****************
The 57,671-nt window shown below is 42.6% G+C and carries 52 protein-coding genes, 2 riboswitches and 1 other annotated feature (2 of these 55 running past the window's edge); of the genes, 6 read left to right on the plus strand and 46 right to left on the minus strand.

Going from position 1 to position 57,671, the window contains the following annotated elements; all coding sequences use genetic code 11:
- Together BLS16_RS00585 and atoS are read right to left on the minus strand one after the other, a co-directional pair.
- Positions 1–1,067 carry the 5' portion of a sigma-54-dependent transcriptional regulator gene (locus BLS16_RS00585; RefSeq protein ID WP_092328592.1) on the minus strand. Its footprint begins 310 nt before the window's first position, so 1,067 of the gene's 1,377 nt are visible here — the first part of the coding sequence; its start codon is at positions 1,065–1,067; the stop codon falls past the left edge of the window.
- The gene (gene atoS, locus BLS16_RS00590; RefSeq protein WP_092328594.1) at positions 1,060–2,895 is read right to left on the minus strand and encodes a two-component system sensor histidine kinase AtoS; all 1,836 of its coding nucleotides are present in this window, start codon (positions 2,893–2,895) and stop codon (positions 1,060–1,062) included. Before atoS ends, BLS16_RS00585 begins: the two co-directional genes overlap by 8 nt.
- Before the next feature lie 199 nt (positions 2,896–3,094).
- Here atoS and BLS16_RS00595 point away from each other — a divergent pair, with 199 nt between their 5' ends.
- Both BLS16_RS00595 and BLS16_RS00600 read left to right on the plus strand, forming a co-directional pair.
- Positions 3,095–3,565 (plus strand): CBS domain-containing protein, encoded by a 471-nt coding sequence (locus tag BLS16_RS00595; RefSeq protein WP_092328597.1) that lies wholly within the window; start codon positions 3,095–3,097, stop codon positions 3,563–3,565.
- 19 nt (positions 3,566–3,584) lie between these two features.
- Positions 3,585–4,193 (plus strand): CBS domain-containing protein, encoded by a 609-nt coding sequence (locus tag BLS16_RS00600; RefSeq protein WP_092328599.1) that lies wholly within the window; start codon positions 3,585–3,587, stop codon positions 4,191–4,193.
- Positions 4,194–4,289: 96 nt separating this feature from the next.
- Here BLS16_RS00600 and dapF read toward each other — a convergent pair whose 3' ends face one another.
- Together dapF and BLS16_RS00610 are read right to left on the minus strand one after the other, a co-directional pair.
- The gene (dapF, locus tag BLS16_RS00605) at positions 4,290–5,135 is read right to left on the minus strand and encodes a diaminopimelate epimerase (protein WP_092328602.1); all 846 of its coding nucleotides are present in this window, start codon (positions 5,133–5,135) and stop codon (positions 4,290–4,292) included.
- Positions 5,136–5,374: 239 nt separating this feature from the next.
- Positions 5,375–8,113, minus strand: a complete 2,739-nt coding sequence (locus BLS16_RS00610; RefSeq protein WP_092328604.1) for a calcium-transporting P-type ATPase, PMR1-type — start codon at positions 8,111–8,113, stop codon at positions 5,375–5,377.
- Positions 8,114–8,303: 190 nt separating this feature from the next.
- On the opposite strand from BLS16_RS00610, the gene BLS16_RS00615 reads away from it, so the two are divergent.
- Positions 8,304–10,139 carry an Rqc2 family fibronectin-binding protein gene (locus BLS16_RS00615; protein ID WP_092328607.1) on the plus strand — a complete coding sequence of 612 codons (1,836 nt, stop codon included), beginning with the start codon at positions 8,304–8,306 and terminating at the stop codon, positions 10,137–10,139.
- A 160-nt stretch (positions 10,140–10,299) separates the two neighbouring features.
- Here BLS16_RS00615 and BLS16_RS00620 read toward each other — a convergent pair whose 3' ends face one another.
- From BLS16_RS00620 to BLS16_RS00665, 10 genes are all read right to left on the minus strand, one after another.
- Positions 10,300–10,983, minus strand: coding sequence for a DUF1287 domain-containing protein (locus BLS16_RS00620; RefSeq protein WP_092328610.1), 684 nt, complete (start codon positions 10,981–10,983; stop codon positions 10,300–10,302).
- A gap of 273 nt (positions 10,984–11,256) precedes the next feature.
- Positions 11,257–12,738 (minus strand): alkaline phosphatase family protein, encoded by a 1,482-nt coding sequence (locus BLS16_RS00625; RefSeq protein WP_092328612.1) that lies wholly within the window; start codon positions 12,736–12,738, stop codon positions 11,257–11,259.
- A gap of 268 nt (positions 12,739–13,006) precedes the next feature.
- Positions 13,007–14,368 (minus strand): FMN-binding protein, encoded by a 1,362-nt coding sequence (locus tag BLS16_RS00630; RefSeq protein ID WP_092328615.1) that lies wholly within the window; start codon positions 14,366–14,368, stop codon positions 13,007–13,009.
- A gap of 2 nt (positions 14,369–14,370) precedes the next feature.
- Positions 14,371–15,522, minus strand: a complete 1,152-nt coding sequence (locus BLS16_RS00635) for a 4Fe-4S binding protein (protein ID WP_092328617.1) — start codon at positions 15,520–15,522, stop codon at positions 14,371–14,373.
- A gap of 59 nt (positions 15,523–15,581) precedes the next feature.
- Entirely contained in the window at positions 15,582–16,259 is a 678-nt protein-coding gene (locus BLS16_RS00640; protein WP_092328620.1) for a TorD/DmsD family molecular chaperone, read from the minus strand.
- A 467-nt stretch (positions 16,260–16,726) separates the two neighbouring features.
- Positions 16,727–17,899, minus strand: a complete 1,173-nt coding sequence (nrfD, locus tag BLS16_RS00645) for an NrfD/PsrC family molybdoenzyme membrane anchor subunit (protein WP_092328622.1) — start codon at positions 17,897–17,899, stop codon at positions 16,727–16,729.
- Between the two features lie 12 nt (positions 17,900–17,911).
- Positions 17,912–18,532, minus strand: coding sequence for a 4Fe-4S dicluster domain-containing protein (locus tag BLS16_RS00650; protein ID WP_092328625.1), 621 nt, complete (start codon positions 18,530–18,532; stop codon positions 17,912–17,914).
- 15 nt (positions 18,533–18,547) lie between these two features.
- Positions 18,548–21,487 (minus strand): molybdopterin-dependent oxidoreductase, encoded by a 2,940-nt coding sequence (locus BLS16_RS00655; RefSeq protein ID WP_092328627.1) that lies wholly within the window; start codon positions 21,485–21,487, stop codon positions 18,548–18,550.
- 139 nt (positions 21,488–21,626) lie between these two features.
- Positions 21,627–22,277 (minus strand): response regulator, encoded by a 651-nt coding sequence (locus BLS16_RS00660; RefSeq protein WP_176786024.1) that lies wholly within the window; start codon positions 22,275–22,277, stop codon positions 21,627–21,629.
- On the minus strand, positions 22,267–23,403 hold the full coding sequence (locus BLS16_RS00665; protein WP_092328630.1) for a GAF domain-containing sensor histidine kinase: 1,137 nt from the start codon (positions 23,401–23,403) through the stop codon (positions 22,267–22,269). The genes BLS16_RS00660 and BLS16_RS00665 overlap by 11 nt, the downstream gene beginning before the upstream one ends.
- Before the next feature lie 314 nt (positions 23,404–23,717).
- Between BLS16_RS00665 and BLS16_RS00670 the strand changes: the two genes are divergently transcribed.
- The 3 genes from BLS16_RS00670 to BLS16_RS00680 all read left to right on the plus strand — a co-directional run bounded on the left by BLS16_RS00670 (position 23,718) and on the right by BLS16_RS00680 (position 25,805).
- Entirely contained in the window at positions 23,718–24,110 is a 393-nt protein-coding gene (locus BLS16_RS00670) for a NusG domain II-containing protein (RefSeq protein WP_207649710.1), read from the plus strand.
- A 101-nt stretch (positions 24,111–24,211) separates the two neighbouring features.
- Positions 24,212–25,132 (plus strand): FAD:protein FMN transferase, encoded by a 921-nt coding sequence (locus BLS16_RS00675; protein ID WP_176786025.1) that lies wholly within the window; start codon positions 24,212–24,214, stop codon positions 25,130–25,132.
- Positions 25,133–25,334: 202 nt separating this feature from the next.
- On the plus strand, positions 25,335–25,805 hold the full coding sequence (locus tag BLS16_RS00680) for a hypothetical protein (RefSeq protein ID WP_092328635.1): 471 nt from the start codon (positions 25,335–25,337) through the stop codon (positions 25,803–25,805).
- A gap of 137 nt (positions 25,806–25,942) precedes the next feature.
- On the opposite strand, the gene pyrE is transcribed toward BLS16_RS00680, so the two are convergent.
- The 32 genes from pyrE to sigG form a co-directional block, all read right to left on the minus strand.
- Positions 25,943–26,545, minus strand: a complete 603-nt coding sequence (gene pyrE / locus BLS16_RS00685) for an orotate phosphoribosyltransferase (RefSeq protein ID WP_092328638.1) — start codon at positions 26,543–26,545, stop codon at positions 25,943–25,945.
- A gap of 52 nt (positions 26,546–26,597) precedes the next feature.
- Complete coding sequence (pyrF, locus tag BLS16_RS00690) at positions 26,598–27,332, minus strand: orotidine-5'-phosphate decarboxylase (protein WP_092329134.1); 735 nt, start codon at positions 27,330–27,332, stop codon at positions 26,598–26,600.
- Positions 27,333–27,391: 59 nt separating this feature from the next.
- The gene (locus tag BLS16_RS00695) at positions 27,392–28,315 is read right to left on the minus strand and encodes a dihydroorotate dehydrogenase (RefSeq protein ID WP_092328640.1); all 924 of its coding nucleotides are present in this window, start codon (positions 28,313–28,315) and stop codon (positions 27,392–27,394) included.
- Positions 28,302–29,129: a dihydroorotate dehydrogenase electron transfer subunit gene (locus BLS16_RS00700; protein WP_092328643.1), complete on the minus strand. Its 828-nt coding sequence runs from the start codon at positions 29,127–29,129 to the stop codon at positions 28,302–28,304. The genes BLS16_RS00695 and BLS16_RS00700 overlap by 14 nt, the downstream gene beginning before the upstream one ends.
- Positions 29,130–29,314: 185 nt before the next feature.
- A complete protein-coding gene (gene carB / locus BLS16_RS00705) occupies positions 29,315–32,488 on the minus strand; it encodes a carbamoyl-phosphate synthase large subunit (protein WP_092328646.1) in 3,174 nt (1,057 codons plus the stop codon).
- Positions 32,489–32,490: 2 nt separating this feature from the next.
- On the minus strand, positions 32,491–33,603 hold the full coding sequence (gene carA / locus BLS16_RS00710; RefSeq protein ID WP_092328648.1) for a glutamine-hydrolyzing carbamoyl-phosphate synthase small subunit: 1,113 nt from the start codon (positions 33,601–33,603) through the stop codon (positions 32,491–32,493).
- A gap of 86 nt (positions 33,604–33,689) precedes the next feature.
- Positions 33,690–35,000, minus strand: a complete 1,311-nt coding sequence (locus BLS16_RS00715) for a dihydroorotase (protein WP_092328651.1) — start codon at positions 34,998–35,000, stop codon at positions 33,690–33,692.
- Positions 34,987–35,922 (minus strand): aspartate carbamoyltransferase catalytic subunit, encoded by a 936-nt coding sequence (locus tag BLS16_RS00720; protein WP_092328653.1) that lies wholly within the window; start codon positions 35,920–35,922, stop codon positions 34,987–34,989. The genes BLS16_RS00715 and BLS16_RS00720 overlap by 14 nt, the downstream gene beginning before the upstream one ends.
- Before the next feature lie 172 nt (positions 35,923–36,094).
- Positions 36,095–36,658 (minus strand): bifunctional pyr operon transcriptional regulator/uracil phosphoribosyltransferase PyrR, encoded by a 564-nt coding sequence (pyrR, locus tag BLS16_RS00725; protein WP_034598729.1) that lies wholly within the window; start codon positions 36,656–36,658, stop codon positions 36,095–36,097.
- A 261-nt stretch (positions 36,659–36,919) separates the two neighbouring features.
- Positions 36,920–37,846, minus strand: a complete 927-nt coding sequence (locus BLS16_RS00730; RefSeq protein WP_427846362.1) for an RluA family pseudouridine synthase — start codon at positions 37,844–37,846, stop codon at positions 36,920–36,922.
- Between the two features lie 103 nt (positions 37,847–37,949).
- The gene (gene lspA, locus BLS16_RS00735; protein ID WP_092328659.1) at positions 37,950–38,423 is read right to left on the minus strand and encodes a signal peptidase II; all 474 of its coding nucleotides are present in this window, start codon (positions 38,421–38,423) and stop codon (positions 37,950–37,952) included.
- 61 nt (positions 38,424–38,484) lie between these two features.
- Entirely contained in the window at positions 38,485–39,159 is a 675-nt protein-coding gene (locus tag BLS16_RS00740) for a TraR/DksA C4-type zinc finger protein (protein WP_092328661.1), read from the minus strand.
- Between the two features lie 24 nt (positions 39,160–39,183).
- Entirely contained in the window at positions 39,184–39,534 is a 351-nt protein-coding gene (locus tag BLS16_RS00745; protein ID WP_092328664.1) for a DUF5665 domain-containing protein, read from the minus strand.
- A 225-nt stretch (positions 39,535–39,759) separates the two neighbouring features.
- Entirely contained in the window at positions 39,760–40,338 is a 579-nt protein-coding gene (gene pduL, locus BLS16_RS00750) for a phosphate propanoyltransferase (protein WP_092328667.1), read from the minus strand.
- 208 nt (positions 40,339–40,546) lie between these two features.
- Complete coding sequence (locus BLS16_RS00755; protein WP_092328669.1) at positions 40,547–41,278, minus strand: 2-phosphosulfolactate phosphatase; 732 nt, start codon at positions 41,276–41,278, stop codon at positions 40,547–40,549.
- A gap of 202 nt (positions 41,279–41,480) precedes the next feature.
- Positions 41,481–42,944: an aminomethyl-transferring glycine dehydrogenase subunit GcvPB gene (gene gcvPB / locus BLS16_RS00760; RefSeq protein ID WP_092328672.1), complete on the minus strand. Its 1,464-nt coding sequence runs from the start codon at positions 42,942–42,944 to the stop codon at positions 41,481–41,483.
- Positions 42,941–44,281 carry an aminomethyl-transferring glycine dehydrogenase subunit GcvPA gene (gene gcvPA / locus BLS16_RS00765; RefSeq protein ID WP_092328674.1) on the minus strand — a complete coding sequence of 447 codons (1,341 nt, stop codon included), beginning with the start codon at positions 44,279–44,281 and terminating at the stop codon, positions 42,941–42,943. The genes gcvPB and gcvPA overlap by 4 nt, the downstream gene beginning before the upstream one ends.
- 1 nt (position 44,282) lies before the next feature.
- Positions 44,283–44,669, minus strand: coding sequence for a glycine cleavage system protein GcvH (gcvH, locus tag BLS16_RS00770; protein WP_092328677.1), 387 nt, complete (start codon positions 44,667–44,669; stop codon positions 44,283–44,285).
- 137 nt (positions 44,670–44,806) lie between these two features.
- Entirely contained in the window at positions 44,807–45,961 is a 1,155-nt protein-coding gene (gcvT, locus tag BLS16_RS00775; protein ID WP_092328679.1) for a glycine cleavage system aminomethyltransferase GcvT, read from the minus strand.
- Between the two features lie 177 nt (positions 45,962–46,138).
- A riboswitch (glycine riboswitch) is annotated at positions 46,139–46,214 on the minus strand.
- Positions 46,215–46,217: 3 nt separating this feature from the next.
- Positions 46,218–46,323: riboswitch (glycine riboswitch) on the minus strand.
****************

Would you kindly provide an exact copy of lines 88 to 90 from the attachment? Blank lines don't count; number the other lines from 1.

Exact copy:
- A riboswitch (glycine riboswitch) is annotated at positions 46,139–46,214 on the minus strand.
- Positions 46,215–46,217: 3 nt separating this feature from the next.
- Positions 46,218–46,323: riboswitch (glycine riboswitch) on the minus strand.